Here is my response:
I'm totally with Linda as to rail transportation. Art your remark that you've never experienced rail transportation in Europe is telling. They are so far ahead of us. As an example, I spent three weeks in Holland a few years ago. I could get anywhere in the country by rail and back to Amsterdam the same day. But here's the kicker: I never had to wait more than 5 minutes for a train to Amsterdam from any where in the country. Even in former communist countries like the Czech Republic you can get anywhere by rail and/or bus. Some of the connections are Toonerville Trollies but so what? When you add the TGV in France and other high speed rail, you have a marvelous transportation system in which you don't need a car to get anywhere. Even so there is a mix of cars, rail and air transportation in Europe.
Here in San Diego all city buses are LNG. That's what makes living downtown tolerable. You can stand in back of one of these buses and breathe freely, and they don't pollute. The only problem is the private charter buses are gas based and you don't want to get near any of these. San Diego has increased its trolley system (using European built cars) using existing and former rights of way. Only problem is it's underutilized due to car culture. It's still not to the level it was in the 1890s in terms of network. Also suburban commuter trains are doing well here. The Coaster transports commuters to north county using rail lines shared with Amtrak and BNSF freight trains. Just this year they added an east-west link from Oceanside inland to Escondido called the Sprinter - again using former rights of way.
Car culture in this country is created by advertising. Why else do you think every other add is a car ad on TV? (The rest of the ads are for pharmaceuticals - something that should be outlawed.) Urban cowboys are created by advertising. It's that simple. Remember when smoking was accepted as de rigueur? Smoking culture was created by advertising. Since it has been verboten and negative ads went on TV against smoking we've seen smoking come to a point of being socially unacceptable. The same thing could be done with car culture. It would take government prohibitions against certain forms of advertising as it did with smoking.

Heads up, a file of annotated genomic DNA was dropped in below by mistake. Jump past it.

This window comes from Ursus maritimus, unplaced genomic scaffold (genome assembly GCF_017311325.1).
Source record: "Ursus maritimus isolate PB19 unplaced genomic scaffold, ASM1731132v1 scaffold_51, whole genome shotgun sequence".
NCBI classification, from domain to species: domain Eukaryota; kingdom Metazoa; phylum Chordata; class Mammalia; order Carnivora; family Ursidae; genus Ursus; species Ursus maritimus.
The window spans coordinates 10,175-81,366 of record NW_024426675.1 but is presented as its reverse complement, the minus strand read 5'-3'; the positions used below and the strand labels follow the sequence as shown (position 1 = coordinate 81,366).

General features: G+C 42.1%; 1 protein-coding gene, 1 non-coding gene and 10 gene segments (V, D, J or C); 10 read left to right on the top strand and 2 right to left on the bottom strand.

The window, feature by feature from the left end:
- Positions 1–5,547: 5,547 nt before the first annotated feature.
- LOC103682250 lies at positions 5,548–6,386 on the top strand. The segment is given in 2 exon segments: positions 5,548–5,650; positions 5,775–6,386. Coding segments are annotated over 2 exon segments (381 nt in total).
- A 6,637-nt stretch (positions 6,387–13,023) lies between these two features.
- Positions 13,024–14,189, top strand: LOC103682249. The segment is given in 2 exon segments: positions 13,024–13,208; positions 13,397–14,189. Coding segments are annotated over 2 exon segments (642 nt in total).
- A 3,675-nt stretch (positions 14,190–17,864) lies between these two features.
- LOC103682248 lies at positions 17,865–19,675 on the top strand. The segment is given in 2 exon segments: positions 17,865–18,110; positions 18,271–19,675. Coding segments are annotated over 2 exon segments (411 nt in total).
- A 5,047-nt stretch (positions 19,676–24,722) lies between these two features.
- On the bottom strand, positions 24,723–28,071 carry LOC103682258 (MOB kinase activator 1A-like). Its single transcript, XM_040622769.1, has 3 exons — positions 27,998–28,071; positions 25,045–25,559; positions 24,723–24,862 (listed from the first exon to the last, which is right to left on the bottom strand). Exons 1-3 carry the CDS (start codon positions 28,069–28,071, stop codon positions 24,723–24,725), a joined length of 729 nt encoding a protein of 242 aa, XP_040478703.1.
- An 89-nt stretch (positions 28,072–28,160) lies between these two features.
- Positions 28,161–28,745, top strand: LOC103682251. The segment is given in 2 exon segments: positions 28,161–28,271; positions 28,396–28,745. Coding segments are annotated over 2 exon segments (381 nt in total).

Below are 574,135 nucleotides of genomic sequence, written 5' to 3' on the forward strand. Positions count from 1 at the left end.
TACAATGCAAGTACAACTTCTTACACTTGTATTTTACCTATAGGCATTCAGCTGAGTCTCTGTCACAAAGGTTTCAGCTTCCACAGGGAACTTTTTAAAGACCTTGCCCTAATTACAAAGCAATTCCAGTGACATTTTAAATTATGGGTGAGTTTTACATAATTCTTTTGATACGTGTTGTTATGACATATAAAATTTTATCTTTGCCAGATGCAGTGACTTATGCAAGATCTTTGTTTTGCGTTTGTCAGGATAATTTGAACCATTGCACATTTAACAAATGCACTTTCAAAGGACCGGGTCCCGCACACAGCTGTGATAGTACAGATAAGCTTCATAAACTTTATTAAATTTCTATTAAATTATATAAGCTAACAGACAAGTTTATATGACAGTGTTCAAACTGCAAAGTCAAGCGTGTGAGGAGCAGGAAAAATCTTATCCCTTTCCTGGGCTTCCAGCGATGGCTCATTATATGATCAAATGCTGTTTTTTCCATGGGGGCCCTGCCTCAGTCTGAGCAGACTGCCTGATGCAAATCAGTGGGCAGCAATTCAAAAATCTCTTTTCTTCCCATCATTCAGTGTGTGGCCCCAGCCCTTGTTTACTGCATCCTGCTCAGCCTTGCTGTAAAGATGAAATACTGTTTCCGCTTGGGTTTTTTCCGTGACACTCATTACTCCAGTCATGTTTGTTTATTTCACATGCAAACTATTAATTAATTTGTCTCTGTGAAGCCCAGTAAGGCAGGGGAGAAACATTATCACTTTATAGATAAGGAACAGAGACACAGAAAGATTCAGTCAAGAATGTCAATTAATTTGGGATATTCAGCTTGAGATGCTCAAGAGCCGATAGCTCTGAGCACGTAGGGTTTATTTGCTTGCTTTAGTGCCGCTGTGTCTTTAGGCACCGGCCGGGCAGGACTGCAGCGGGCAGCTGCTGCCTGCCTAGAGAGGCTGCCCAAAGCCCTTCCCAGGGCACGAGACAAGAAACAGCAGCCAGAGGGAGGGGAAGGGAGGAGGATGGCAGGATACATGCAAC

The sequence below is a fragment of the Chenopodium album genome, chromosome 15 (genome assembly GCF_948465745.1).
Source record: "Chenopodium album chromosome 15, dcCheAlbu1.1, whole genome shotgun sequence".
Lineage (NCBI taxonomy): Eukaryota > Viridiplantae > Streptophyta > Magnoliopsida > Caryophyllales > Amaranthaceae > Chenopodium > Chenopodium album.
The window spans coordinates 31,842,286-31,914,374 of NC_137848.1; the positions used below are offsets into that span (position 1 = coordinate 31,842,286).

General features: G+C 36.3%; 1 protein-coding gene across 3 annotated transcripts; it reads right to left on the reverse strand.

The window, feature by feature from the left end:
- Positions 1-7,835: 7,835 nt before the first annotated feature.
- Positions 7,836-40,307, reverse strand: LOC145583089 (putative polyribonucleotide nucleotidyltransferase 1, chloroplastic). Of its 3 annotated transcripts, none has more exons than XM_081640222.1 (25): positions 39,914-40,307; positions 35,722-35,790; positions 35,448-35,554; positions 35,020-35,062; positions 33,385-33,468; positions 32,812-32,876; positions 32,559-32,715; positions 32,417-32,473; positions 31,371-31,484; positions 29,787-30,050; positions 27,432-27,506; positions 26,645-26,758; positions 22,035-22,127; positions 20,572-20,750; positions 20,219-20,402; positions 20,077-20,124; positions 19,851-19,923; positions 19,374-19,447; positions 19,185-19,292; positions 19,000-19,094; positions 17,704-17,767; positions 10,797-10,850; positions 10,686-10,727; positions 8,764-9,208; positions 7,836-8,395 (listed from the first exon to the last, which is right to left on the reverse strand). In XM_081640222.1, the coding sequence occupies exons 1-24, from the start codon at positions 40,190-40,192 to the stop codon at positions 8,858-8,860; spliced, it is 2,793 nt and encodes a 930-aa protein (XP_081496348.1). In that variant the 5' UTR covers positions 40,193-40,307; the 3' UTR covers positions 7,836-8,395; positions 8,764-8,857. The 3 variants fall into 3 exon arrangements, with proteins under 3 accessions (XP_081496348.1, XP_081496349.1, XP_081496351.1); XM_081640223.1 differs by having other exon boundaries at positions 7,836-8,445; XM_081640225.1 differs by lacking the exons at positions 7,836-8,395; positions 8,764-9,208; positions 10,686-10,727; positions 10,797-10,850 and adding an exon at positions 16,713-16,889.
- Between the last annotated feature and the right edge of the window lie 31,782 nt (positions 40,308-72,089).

The trolley and streetcar network was deliberately sh*tcanned by the auto industry to get people to buy cars and use more gas. In LA they used to have a wonderful network of streetcars and trolleys. This is being brought back. Many people don't know this, but LA has built a wonderful trolley system using mainly old rights of way. You can go to Pasadena on the Gold line, anywhere in downtown (yes, there is a downtown in LA) on the Red line. You can even get from Union Station to LAX on the Blue line. They just need to extend the Red line all the way to Santa Monica. Right now you have to get off and take the Metro Rapide which is a high speed, limited stop bus that can control the traffic lights in its favor. Exclusive bus lanes for buses on freeways is also being done in southern CA.
Fortunately, we don't have to wait for the Federal government to do everything. Cities and municipalities have already been taking action to get cars off the road and reduce the senseless suburban commute. Urban planning such as the CCDC in San Diego has been encouraging high rise infill projects next to trolley lines and downtown high rises as an alternative to living in suburbia.
All that cities need from the Federal government is a little encouragement (and money) to do more along these lines. That's how it normally works anyway. So I disagree with Art's pessimism about rail transportation. It can be done, Art, but you gotta believe. Just like the EV1 which was crushed by GM, rail in this country was deliberately deconstructed by the auto and gas industries especially in LA, the epicenter of car culture.
Trucks use the public highways at little expense for maintenance while railroads have to pay to maintain their own track beds. Government could change this incentive structure. The widening of freeways and creation of additional lanes, bridges and underpasses has gone to insane heights in CA in order to accomodate more and more vehicular traffic, a large portion of which is trucks moving goods that could be moved by rail including all sorts of toxics and nuclear waste. Do you like driving in the next lane alongside that? On some freeways around here it's a permanent non-stop building project. It never ends. It's nuts.
Art, do yourself a favor. Go to Europe and ride the trains! It's very convenient. The scenery's outstanding and the food's not bad either!